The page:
How to Hire the Right Nurse for your Facility
By: Eric Darienzo
Nurses are the front line of patient care. These professionals are often the first people patients see and frequently the last person they consult with before they go home. That’s why it’s so important to hire nurses who are a good fit for your facility and dedicated to providing quality care for patients.
Here are five tips for making the right nursing hire.
Find the right fit for your team. Think about the dynamics of your nursing staff. Do you have several big personalities who could benefit from someone who’s a little more reserved and quiet? Would someone who’s lighthearted and bubbly clash with a more serious-minded nurse?
You want people to learn to work together at your facility and to hire staff members who bring a unique perspective to the job. But you also want to set new employees up for success. Consider whether your new hire will complement other staff members’ personalities and fill a need on the team.
Ask behavioral questions to determine character. It’s important to hire competent nurses who have the right certifications and skills. It’s equally important to hire nurses who are compassionate, collaborative and quick-thinking.
Decipher which traits you want most in your next nursing hire. Then, ask behavioral interview questions that help reveal the candidate’s character. For example, you could ask how he handled an emergency situation recently or how he dealt with a co-worker conflict.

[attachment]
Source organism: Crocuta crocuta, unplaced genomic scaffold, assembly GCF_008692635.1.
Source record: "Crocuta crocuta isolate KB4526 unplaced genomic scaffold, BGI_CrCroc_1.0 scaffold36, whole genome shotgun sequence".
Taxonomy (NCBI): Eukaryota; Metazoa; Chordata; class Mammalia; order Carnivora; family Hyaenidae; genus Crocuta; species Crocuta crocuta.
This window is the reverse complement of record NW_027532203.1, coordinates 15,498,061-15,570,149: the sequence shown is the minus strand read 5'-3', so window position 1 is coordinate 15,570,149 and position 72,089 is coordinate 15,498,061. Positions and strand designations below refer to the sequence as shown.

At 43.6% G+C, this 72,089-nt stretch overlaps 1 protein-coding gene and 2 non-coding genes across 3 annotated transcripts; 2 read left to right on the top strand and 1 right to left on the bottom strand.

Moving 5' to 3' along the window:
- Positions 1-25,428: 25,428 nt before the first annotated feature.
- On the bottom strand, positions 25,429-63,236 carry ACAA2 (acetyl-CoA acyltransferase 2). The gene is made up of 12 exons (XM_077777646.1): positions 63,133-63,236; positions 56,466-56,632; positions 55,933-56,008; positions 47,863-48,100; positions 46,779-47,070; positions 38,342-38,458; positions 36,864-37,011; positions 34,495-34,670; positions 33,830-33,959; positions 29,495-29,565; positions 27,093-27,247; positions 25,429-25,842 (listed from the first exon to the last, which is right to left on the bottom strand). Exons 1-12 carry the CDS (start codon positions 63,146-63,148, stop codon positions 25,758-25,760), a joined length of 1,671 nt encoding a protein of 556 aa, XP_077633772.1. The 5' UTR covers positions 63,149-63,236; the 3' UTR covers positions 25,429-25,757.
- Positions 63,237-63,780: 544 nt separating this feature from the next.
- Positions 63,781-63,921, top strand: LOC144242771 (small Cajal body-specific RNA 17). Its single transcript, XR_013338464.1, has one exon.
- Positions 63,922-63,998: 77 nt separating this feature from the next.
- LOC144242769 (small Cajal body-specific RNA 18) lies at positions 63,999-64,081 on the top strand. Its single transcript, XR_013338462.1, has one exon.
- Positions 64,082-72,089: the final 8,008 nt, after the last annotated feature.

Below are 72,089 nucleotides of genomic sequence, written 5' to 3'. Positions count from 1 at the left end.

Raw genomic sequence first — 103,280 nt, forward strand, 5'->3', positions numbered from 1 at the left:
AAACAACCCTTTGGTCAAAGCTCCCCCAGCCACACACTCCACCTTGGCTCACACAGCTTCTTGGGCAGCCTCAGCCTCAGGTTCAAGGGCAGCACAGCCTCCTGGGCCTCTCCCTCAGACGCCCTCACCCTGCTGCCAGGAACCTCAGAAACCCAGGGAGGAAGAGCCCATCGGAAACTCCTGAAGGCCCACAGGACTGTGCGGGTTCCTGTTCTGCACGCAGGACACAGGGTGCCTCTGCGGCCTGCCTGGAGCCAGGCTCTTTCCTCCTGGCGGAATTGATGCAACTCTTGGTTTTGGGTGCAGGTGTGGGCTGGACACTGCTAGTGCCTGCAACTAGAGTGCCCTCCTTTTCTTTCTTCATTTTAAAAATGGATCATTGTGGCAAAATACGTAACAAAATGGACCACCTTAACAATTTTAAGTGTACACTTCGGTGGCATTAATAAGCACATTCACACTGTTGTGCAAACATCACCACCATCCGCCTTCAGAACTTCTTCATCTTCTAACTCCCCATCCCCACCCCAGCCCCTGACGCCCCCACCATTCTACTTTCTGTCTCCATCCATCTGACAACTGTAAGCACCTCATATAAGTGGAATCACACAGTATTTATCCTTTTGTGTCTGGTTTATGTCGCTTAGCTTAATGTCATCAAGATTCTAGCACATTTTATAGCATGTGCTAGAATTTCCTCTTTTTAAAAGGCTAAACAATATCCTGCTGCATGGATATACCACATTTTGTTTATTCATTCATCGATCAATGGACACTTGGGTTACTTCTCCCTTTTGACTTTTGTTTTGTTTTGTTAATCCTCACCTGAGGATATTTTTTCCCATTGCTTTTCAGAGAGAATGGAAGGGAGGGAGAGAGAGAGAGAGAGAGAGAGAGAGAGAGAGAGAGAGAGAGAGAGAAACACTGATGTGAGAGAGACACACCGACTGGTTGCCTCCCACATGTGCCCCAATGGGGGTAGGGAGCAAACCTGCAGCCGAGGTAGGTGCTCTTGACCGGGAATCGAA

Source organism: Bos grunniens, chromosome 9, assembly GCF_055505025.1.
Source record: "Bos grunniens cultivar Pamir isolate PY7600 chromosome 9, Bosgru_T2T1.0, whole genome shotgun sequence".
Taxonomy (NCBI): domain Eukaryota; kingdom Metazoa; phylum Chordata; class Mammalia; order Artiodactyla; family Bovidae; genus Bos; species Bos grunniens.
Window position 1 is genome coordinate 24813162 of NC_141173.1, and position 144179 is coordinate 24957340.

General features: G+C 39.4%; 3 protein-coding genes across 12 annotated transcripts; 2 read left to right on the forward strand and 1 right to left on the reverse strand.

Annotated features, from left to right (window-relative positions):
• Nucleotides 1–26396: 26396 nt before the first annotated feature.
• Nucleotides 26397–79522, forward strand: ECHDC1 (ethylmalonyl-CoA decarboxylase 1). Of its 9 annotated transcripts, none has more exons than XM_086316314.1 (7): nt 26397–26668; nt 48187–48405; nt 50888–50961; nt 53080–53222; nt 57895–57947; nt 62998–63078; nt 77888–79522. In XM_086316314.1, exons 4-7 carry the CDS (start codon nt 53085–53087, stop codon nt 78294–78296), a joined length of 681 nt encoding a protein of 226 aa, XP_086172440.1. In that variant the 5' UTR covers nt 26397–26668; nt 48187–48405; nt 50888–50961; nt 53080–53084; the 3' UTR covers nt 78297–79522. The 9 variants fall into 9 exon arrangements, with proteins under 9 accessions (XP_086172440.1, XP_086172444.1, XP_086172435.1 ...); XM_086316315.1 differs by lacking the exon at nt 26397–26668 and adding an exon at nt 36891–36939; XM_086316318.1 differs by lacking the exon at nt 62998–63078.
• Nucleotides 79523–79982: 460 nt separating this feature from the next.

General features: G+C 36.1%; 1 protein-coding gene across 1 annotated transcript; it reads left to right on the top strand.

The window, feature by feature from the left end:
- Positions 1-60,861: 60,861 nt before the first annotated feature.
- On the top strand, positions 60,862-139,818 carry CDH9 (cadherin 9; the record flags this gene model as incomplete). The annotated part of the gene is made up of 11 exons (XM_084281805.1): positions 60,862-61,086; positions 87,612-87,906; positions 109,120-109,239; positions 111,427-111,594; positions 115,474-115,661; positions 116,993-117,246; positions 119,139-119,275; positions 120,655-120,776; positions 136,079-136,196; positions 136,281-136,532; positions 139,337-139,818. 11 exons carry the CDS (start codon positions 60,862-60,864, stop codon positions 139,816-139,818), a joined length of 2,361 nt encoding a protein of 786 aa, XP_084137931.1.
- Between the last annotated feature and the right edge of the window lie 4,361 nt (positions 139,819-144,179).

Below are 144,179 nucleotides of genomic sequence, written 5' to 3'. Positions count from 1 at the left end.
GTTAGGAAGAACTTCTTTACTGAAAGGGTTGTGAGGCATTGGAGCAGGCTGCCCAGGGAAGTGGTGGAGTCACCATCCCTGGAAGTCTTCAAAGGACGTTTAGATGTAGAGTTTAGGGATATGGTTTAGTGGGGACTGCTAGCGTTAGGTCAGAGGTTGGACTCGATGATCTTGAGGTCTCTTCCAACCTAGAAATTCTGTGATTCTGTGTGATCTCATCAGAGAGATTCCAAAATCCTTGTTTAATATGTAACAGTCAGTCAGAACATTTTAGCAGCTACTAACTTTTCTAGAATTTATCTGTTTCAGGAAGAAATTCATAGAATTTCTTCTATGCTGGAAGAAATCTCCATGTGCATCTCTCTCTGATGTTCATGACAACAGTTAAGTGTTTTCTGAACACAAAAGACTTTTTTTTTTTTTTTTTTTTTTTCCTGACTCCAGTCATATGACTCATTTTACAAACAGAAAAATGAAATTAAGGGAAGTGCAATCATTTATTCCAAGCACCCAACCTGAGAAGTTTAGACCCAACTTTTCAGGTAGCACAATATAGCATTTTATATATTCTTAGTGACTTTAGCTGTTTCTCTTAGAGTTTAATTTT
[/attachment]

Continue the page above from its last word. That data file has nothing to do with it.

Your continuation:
Leave time for candidates to ask questions. Sometimes job interviews are crammed full with questions for the nurse and leave no time for her to ask her own questions. That’s unfortunate. Doing so may help her realize she isn’t a great fit for the job after all.
The worst thing is if a candidate leaves the interview feeling overwhelmed and unsure of what her responsibilities would be. You’ll learn a bit more about a nurse by the types of questions she asks. If you find she’s asking more about specific skills she needs rather than questions about the facility or patient load, it may be a red flag that she needs more experience.
Determine whether candidates share your organization’s values. A nurse with 15 years of clinical experience just walked through your door and you’re thrilled to have someone with her skillset vying for a position. As the interview goes on, however, you realize that she’s more concerned with becoming a nurse supervisor and less with being a team player.
Don’t let a candidate’s experience or numerous certificates convince you to hire her. An overqualified candidate may not fit into your facility and may also alienate other staff members.
Hire for the needs of the facility. Do you manage an urban hospital that often treats patients flown in from hundreds of miles away? If so, your nurses must be comfortable with high-stress situations and quick on their feet; experience in emergency rooms or trauma units is preferred.
Alternately, a nurse who is used to a high volume of patients at a large hospital may not enjoy working at a smaller hospital. Or that may be exactly what they’re looking for.
Look for nurses with the traits your facility needs most, such as adaptability, commitment to growth, attention to detail and familiarity with specific types of patients.
Though staff members will come and go, these hiring tips can help you hire nurses who will have a positive impact on both their patients and coworkers — and hopefully stick around for the long haul.
Eric Darienzo is president of RNnetwork, a travel nurse staffing company based in Boca Raton, Florida.